NASA plans to ignite the most powerful rocket ever built on January 17 said in a statement the agency.
This will be the first launch of the space launch system (SLS), the long-awaited (and delayed) rocket spacecraft that NASA plans to use for non-commercial human spaceflight. This is a central element of NASA’s Artemis program, a crew landing mission, in the language often used by NASA, “the first woman and the next man” on the moon.
During this first ignition, only the liquid fuel engines in the rocket core will be tested, without the solid fuel boosters that will one day help transport the SLS into orbit.
When the SLS core is tested, it will become the most powerful rocket ever fired on Earth.
At 322 feet (98 meters) high, the SLS stands with its head lower than the 363-foot (1
Raw power does not translate precisely into how much mass a rocket can carry in space.
When completed, if all goes well, the SLS will have the capacity to carry more than 27 tons (24,000 kilograms) to the moon – far more than the 24 tons (22,000 kilograms) that the space shuttle pulled into low Earth orbit, though and technically less than Saturn V carried to the moon. (However, according to the sister site of Live Science Space.com, less of the SLS’s payload will be lost for the various rocket stages and fuel, making the SLS generally a better payload.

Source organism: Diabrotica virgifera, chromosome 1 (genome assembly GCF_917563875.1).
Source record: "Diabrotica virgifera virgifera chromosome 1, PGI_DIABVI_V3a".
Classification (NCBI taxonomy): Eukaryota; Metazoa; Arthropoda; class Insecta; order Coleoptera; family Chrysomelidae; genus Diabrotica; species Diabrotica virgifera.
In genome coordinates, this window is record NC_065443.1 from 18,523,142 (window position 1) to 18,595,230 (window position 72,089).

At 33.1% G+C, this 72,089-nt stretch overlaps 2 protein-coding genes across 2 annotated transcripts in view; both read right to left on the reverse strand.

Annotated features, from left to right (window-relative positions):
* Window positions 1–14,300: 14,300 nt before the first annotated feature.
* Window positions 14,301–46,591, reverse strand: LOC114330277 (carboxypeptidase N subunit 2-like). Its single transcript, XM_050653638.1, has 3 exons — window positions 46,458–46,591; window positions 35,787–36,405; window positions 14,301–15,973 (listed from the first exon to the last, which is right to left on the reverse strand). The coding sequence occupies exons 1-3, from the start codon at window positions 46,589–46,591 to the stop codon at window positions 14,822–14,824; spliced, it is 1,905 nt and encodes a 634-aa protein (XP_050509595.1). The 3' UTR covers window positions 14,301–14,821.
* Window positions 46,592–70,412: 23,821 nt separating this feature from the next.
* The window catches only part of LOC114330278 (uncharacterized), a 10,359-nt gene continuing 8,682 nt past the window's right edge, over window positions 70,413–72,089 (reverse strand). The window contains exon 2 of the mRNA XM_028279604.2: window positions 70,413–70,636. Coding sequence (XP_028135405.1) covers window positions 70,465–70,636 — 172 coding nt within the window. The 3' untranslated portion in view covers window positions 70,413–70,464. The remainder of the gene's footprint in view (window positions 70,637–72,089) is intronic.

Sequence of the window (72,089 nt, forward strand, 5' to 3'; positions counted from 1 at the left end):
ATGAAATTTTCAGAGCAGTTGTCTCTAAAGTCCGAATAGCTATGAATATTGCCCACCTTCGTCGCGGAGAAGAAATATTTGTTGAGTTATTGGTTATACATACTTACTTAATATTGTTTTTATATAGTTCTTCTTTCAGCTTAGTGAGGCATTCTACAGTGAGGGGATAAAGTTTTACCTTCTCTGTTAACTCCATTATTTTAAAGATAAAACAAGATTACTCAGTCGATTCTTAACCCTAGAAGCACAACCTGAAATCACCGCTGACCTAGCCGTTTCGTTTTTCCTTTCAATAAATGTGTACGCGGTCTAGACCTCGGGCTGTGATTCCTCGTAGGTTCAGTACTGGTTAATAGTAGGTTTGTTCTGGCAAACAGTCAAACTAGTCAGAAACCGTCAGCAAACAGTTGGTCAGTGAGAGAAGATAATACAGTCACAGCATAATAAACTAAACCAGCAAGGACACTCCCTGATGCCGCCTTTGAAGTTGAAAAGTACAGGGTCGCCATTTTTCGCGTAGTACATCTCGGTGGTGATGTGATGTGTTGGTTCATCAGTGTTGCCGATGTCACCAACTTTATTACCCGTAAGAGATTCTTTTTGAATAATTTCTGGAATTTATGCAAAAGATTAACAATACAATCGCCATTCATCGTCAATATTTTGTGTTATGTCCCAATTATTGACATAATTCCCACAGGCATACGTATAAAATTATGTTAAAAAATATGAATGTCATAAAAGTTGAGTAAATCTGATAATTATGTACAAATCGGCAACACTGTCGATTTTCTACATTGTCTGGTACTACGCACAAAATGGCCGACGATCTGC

The test will cover an eight-step testing program that NASA called the SLS “green run.”
The seventh part, successfully completed on December 20, 2020, showed that the rocket can be loaded with 700,000 gallons (265,000 liters) of supercooled liquid fuel and then remove this fuel without incident.
The hot fire will occur at NASA’s Stenis Space Center near St. Louis Bay, Mississippi.
“During our Green Run wet rehearsal test, the main stage, stage controller and Green Run software performed flawlessly and there were no leaks when the tanks were fully filled and filled in about two hours,” Julie Basler, SLS Space Scene Manager NASA’s Marshall Flight Center in Huntsville, Alabama, the statement said. “The data from all the tests so far has given us the confidence to continue with the hot fire.”
The test will probably be broadcast on NASA’s YouTube channel.
Originally published in Live Science.